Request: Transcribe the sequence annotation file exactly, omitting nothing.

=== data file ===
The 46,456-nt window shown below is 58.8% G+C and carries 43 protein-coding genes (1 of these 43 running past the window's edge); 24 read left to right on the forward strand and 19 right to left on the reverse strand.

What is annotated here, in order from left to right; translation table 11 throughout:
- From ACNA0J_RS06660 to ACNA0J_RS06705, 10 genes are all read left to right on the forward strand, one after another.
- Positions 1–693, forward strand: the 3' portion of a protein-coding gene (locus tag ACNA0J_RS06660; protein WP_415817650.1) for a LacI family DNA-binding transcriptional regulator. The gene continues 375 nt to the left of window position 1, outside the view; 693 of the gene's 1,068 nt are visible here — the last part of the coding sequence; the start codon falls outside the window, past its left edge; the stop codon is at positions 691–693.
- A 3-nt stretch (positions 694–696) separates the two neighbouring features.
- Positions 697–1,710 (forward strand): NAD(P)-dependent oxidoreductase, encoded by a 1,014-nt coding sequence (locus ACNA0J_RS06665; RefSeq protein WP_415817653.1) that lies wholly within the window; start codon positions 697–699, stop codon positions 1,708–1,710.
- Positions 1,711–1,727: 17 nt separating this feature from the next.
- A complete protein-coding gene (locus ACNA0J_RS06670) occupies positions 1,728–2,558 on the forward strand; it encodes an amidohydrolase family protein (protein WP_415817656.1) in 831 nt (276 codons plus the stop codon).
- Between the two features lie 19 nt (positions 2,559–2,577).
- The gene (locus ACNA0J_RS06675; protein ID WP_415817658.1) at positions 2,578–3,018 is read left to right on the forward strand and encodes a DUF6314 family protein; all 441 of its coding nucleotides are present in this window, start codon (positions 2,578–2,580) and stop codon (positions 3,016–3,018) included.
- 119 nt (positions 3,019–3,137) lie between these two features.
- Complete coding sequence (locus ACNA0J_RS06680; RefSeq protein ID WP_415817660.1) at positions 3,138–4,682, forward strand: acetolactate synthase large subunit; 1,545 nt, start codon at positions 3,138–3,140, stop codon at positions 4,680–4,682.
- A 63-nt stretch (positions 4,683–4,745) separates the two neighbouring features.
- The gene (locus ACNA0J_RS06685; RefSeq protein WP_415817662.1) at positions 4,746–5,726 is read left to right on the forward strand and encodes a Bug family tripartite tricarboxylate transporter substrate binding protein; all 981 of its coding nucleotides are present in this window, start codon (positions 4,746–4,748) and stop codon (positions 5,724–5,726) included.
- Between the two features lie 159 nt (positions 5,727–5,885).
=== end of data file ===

The 46,456-nt window shown below is 58.8% G+C and carries 43 protein-coding genes (1 of these 43 running past the window's edge); 24 read left to right on the forward strand and 19 right to left on the reverse strand.

What is annotated here, in order from left to right; translation table 11 throughout:
- From ACNA0J_RS06660 to ACNA0J_RS06705, 10 genes are all read left to right on the forward strand, one after another.
- Positions 1–693, forward strand: the 3' portion of a protein-coding gene (locus tag ACNA0J_RS06660; protein WP_415817650.1) for a LacI family DNA-binding transcriptional regulator. The gene continues 375 nt to the left of window position 1, outside the view; 693 of the gene's 1,068 nt are visible here — the last part of the coding sequence; the start codon falls outside the window, past its left edge; the stop codon is at positions 691–693.
- A 3-nt stretch (positions 694–696) separates the two neighbouring features.
- Positions 697–1,710 (forward strand): NAD(P)-dependent oxidoreductase, encoded by a 1,014-nt coding sequence (locus ACNA0J_RS06665; RefSeq protein WP_415817653.1) that lies wholly within the window; start codon positions 697–699, stop codon positions 1,708–1,710.
- Positions 1,711–1,727: 17 nt separating this feature from the next.
- A complete protein-coding gene (locus ACNA0J_RS06670) occupies positions 1,728–2,558 on the forward strand; it encodes an amidohydrolase family protein (protein WP_415817656.1) in 831 nt (276 codons plus the stop codon).
- Between the two features lie 19 nt (positions 2,559–2,577).
- The gene (locus ACNA0J_RS06675; protein ID WP_415817658.1) at positions 2,578–3,018 is read left to right on the forward strand and encodes a DUF6314 family protein; all 441 of its coding nucleotides are present in this window, start codon (positions 2,578–2,580) and stop codon (positions 3,016–3,018) included.
- 119 nt (positions 3,019–3,137) lie between these two features.
- Complete coding sequence (locus ACNA0J_RS06680; RefSeq protein ID WP_415817660.1) at positions 3,138–4,682, forward strand: acetolactate synthase large subunit; 1,545 nt, start codon at positions 3,138–3,140, stop codon at positions 4,680–4,682.
- A 63-nt stretch (positions 4,683–4,745) separates the two neighbouring features.
- The gene (locus ACNA0J_RS06685; RefSeq protein WP_415817662.1) at positions 4,746–5,726 is read left to right on the forward strand and encodes a Bug family tripartite tricarboxylate transporter substrate binding protein; all 981 of its coding nucleotides are present in this window, start codon (positions 4,746–4,748) and stop codon (positions 5,724–5,726) included.
- Between the two features lie 159 nt (positions 5,727–5,885).